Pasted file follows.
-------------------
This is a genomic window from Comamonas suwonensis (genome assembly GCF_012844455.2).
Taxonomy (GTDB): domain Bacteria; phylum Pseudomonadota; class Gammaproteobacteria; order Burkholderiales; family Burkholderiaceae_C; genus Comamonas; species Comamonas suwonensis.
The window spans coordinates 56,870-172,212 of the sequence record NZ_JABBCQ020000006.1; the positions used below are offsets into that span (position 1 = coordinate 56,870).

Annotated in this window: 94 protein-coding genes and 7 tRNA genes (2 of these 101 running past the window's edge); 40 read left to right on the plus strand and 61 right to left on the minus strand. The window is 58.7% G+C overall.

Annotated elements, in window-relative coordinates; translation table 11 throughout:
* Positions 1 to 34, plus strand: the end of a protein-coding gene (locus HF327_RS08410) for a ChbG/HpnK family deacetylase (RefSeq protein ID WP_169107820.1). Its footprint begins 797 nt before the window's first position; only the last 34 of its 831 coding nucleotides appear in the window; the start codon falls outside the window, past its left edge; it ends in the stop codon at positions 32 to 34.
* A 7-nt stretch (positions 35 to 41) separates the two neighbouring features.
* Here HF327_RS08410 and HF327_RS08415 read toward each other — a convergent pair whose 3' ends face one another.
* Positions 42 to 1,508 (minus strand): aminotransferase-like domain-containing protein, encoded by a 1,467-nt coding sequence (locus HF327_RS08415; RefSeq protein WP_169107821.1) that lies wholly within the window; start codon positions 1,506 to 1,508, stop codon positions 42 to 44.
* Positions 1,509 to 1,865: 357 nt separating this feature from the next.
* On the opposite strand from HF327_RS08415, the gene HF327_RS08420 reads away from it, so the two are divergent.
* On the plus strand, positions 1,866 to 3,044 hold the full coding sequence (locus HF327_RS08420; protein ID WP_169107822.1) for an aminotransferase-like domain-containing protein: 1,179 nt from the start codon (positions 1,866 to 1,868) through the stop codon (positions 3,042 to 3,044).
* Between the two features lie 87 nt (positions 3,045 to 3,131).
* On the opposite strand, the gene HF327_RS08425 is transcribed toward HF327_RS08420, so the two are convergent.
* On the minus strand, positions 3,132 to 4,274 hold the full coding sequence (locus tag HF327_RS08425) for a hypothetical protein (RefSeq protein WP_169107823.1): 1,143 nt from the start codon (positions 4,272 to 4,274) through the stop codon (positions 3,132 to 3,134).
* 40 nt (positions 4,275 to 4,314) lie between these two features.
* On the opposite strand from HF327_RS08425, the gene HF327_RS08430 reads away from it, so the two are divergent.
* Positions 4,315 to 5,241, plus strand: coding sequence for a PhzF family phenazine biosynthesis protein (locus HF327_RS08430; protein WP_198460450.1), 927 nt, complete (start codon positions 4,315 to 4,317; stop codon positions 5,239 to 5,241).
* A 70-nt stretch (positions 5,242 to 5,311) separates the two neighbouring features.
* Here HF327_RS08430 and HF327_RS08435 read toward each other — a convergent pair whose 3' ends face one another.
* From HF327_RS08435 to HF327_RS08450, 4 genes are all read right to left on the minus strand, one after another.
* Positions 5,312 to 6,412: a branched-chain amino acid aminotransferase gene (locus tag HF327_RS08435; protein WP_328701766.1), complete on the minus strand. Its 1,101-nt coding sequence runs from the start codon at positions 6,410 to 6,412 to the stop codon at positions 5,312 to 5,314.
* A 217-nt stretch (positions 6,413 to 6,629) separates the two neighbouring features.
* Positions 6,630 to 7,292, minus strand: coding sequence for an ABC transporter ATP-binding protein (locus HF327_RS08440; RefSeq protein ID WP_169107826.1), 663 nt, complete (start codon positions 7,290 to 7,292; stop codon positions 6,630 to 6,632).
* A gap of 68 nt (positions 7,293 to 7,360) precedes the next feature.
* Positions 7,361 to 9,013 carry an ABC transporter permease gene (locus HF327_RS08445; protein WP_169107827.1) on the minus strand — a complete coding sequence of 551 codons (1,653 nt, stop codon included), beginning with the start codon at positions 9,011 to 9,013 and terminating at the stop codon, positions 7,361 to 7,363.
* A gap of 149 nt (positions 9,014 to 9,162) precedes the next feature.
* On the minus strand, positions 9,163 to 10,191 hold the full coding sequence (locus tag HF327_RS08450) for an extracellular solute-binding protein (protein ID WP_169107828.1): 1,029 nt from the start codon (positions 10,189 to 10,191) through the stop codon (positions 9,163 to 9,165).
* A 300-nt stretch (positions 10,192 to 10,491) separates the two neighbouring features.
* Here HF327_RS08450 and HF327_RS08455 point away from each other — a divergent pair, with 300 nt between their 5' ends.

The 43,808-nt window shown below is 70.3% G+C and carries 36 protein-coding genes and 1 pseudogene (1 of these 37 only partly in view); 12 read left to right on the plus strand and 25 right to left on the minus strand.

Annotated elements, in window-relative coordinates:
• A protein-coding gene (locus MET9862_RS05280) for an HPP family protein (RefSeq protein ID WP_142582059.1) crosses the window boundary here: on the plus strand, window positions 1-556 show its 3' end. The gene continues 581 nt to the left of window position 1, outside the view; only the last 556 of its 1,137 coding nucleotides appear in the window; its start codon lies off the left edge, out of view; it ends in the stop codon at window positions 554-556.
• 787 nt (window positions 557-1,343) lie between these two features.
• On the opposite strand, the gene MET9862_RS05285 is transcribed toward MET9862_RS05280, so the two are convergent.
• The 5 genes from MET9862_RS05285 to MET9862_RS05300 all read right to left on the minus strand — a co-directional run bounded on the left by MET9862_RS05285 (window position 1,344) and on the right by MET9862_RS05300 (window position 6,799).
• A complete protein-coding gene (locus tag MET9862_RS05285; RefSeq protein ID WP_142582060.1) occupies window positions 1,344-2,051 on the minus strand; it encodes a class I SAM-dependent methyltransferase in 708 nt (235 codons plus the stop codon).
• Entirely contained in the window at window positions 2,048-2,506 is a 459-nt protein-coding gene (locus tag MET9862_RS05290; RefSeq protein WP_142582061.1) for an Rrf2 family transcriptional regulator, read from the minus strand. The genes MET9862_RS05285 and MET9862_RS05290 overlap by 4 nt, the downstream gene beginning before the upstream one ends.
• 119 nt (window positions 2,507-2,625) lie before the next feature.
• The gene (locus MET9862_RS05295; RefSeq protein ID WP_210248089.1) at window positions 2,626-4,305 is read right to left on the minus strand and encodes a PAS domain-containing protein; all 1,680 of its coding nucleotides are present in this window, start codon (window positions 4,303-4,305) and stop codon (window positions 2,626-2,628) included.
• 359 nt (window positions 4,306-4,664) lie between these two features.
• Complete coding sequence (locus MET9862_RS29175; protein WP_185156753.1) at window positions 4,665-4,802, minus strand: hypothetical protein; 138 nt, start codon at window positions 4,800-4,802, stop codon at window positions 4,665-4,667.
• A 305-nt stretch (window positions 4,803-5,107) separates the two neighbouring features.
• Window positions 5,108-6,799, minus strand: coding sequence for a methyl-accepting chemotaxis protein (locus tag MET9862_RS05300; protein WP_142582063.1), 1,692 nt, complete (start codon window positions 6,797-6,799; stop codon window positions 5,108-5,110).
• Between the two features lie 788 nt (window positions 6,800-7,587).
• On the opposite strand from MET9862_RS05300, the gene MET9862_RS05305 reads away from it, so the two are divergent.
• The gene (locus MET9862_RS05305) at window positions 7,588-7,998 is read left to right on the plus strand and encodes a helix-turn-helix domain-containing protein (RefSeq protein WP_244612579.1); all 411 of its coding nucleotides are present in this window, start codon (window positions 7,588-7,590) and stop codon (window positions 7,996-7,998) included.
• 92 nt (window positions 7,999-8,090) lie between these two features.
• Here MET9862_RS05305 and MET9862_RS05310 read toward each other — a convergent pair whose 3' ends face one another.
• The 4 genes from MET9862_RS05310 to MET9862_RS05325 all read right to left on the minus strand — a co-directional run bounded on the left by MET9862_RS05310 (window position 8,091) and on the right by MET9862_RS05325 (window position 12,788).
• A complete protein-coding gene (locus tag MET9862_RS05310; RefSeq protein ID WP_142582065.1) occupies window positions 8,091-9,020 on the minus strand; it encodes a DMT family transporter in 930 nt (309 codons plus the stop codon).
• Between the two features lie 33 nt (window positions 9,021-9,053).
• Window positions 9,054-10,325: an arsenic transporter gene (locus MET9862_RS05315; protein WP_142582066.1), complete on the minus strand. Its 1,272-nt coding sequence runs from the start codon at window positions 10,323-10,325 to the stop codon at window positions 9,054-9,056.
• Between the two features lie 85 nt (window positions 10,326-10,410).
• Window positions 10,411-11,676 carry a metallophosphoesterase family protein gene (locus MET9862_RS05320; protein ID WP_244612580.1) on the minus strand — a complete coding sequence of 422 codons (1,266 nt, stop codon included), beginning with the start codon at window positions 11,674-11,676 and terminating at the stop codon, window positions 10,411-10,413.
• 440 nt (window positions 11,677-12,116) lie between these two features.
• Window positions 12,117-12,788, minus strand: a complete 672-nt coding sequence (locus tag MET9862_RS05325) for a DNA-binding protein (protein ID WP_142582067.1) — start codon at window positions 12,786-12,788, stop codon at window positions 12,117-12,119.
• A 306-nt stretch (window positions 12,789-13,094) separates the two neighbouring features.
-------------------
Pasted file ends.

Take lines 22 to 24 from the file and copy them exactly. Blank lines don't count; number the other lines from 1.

* Positions 5,312 to 6,412: a branched-chain amino acid aminotransferase gene (locus tag HF327_RS08435; protein WP_328701766.1), complete on the minus strand. Its 1,101-nt coding sequence runs from the start codon at positions 6,410 to 6,412 to the stop codon at positions 5,312 to 5,314.
* A 217-nt stretch (positions 6,413 to 6,629) separates the two neighbouring features.
* Positions 6,630 to 7,292, minus strand: coding sequence for an ABC transporter ATP-binding protein (locus HF327_RS08440; RefSeq protein ID WP_169107826.1), 663 nt, complete (start codon positions 7,290 to 7,292; stop codon positions 6,630 to 6,632).